2013: A Chiefs Odyssey – #7
Welcome back to “2013: A Chiefs Odyssey” – a countdown of our 12 most memorable moments of Syracuse’s 2013 season.
Before we get into today’s seventh-most memorable moment of the Chiefs’ year, a quick look in case you missed it – Syracuse announced an extension yesterday on its Player Development Contract with the Washington Nationals, ensuring the Chiefs will be affiliated with the Nationals until 2018. More information can be found on our website here. We’re all thrilled about the chance to continue the relationship, with the Nationals continuing to emerge as a premier major-league franchise. Now, to #7…
7. You’ll Get Nothing and Like It
The Chiefs’ hitting this season could best be described as a roller-coaster ride – a supremely hot start, an ice-cold month after that, and spurts of up and down and up down thereafter. The pitching, however, was more like a slide, or like the opposite of a Drake song – it started from the top before plummeting to the bottom, at least as far as ERA’s concerned.
Syracuse’s monthly ERA decreased in every full month the Chiefs played in, meaning the Chiefs simply got better as they went along – from a high-water mark of 5.10 in April to a beautiful 3.13 number in August. In late June, however, that monthly improvement was in doubt. April’s 5.10 staff ERA gave way to a 4.46 May mark, but the Chiefs were struggling through an 8-18 June with two games to do and a staff mark hovering closer to 5 than the team would have liked. Thankfully for Syracuse, two of their unlikely pitching mainstays were set to start over the weekend of June 29 and 30 – Tanner Roark and Caleb Clay.
We touched a bit on Roark in our last post, but his stunning success this past season bears a continual look. In 2012, Roark’s first Triple-A campaign, the right-hander was up and down, sporting a 4.39 ERA and 1.41 WHIP in 28 games (26 starts). (He also led the league in losses with 17, for whatever that’s worth – which, considering he “lost” five consecutive quality starts, is worth nothing in this corner. But I digress.) 2013 threatened to be even rockier. Sure, Roark tossed six no-hit innings in his first start of the season at Lehigh Valley, but just two starts later, he posted the following line against Buffalo:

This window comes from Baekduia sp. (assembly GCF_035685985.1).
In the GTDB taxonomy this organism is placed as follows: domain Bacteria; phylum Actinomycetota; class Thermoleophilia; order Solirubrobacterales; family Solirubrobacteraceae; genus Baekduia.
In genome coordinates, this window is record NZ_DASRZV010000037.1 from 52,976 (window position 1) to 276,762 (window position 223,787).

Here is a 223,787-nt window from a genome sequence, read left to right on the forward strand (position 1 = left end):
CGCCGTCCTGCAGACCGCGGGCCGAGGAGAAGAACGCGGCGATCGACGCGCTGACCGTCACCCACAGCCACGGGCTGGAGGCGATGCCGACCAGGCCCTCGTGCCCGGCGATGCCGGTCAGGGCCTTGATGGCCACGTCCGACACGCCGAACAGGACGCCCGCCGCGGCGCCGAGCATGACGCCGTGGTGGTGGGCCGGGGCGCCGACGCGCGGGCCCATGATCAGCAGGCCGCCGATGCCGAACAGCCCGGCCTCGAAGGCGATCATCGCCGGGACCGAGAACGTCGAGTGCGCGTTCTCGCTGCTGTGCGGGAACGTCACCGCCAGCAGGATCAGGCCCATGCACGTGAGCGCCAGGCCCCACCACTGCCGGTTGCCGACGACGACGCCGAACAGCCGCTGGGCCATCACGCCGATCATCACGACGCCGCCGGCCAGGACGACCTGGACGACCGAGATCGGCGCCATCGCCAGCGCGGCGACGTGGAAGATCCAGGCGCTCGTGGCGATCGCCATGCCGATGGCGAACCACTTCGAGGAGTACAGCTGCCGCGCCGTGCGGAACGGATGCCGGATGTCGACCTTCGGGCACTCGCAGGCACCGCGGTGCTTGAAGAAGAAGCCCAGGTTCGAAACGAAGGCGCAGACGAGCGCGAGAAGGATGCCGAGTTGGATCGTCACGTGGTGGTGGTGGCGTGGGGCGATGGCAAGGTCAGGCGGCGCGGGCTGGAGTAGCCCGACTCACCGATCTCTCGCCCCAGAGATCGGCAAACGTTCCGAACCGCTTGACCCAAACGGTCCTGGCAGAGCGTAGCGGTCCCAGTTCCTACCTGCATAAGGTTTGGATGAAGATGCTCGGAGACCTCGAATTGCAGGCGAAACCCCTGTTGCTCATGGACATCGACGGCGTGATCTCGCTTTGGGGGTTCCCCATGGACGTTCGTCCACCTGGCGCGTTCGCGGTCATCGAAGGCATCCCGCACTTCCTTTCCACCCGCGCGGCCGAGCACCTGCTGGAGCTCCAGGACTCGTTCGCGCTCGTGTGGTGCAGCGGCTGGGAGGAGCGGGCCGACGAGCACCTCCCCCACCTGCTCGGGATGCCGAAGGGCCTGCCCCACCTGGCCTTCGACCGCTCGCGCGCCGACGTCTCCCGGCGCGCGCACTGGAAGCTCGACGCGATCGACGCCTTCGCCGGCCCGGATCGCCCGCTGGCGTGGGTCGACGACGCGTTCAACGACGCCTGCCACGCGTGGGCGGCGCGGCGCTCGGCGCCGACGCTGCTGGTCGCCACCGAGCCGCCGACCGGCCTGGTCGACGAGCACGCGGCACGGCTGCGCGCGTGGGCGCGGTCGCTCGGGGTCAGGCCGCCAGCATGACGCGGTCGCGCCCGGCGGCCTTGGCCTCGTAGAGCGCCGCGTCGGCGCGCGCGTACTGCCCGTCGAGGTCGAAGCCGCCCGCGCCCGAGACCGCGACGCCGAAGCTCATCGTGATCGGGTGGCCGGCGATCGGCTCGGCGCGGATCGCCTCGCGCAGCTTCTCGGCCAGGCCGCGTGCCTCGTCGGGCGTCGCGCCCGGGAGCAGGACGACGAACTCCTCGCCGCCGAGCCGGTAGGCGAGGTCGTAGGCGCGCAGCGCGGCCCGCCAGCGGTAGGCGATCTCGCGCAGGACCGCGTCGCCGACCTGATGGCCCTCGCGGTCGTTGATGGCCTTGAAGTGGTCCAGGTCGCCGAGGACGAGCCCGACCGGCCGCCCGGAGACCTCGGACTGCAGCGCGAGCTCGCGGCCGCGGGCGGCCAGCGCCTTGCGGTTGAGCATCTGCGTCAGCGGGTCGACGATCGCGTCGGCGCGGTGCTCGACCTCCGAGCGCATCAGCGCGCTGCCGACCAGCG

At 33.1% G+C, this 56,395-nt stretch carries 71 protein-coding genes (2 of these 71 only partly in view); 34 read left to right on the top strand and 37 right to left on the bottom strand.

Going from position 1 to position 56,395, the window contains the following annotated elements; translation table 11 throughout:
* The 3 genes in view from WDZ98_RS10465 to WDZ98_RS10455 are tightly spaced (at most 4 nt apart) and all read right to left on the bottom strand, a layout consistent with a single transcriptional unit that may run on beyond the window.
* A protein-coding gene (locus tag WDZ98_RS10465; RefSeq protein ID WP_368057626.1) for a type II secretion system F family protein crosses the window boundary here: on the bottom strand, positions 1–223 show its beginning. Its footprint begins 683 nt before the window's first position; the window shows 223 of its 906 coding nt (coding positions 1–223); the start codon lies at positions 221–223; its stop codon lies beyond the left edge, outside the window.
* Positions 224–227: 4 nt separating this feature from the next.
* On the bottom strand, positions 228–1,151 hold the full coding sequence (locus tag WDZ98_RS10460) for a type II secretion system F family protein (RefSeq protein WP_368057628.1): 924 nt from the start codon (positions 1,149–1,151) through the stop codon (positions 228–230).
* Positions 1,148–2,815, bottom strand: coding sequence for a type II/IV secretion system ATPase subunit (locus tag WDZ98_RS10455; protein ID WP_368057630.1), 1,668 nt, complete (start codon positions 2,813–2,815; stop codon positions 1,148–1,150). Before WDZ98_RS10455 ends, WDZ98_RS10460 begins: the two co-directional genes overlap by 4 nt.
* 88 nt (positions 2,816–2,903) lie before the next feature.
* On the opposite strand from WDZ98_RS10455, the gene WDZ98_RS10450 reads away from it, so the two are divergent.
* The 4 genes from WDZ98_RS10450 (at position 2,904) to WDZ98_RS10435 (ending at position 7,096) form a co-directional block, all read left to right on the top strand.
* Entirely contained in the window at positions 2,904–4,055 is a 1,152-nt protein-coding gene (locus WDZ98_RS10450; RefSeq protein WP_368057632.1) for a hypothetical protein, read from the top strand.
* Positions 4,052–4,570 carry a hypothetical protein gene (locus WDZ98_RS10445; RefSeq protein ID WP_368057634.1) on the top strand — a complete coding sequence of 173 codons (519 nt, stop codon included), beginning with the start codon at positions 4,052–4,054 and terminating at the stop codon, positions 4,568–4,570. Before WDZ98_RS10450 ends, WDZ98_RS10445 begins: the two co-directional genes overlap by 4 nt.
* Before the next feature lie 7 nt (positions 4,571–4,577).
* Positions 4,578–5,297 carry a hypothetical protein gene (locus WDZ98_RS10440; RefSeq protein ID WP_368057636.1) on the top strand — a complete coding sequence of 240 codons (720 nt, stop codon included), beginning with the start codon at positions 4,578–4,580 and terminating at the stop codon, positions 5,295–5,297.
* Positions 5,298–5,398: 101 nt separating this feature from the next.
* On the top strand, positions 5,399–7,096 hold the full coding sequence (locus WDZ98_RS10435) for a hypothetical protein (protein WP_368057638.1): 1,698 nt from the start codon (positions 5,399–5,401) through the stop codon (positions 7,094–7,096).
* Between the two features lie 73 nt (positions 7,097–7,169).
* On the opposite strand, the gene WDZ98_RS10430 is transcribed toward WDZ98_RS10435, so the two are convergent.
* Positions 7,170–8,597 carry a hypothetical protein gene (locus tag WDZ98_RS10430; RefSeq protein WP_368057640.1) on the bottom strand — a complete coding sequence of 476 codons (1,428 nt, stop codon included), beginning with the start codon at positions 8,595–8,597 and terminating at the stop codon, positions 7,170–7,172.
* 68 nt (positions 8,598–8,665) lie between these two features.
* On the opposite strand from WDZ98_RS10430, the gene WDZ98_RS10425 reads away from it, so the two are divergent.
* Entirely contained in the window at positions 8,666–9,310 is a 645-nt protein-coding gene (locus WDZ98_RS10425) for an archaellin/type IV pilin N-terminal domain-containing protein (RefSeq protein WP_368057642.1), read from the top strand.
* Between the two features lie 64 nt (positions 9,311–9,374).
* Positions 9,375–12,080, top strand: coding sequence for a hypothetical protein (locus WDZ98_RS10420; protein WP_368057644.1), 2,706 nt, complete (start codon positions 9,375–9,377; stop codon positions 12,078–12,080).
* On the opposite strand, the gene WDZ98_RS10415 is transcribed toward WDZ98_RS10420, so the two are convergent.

3.2 IP 12 H 10 R 10 ER 1 HR 1 HBP 1 BB 2 K 1 WP
(Suffice it to say, we’ll be talking about this game at some point in the near future.)
Roark was demoted to the bullpen immediately after that, where he initially struggled, allowing multiple runs in three of his first four games to jolt his ERA skyward to a staggering 8.49. But he soon settled down, putting up a 1.21 ERA in May and working through a near-scoreless June. Roark was rewarded with a spot start June 23 at Gwinnett, which he aced with five scoreless innings. Six days later, he took the hill against Rochester.
Roark dominated. In six innings, he held the Red Wings to a pair of scattered doubles and nothing more, twirling a pair of double plays after errors. Tyler Robertson (one inning) and Mike Broadway (two) did the rest, with Chris Rahl’s sacrifice fly providing the lone Syracuse run in a 1-0, 2-hour, 11-minute gem. As a team, Rochester went 3 for 30 in the game with one walk.
The next day, another one of the Chiefs’ unlikely success stories followed Roark to the mound for a Sunday matinee – Alabaman right-hander Caleb Clay. Clay, a 2006 first-round pick of the Red Sox, had toiled in Boston’s system for six years, never reaching Triple-A and finding himself in the bullpen for all but one start in 2012. The Nationals were eager to change that, and Clay put up a 3.46 ERA in 13 starts with Double-A Harrisburg before his mid-June promotion to Syracuse. He excelled in a pair of games before getting the Sunday start.
With just 14.1 innings of Triple-A experience under his belt, Clay went right at Rochester’s lineup, carving up Red Wings right and left. He matched Roark with six scoreless frames, allowing just six base runners in his start. This time, the bullpen’s names were different – Jeff Mandel, Xavier Cedeno and Mike Crotta – but the three-inning scoreless result was the same. The Chiefs scored in the third and fourth innings for a 2-0 win, taking care of the Wings in a tidy 2:23 this time.
These probably aren’t a pair of games that stick out in anyone else’s memories from this past season. But to me, they’re a relic of a bygone baseball era, when shorter, lower-scoring games were the norm. They were separate works of art – strike-throwing pitchers painting corner after corner, infielders turning slick double plays, hitters coming up with key situational whacks rather than blindly swinging for the fences. I’ll take ‘em over an 8-6 game any day of the week.